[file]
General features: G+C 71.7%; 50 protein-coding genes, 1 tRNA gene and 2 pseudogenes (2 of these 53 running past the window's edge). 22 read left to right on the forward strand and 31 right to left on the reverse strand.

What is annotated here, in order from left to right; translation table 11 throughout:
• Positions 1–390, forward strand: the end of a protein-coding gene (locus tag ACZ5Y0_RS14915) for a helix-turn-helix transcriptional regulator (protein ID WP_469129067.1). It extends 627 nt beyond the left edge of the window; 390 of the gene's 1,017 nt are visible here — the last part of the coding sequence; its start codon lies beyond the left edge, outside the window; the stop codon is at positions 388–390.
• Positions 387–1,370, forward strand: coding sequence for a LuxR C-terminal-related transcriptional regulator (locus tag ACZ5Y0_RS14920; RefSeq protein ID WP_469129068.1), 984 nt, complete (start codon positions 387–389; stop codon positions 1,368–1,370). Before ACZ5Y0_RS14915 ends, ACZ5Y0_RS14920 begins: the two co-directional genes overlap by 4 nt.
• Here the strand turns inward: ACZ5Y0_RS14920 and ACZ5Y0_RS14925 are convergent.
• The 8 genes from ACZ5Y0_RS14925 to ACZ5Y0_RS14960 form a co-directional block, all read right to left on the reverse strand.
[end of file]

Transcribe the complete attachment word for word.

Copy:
General features: G+C 71.7%; 50 protein-coding genes, 1 tRNA gene and 2 pseudogenes (2 of these 53 running past the window's edge). 22 read left to right on the forward strand and 31 right to left on the reverse strand.

What is annotated here, in order from left to right; translation table 11 throughout:
• Positions 1–390, forward strand: the end of a protein-coding gene (locus tag ACZ5Y0_RS14915) for a helix-turn-helix transcriptional regulator (protein ID WP_469129067.1). It extends 627 nt beyond the left edge of the window; 390 of the gene's 1,017 nt are visible here — the last part of the coding sequence; its start codon lies beyond the left edge, outside the window; the stop codon is at positions 388–390.
• Positions 387–1,370, forward strand: coding sequence for a LuxR C-terminal-related transcriptional regulator (locus tag ACZ5Y0_RS14920; RefSeq protein ID WP_469129068.1), 984 nt, complete (start codon positions 387–389; stop codon positions 1,368–1,370). Before ACZ5Y0_RS14915 ends, ACZ5Y0_RS14920 begins: the two co-directional genes overlap by 4 nt.
• Here the strand turns inward: ACZ5Y0_RS14920 and ACZ5Y0_RS14925 are convergent.
• The 8 genes from ACZ5Y0_RS14925 to ACZ5Y0_RS14960 form a co-directional block, all read right to left on the reverse strand.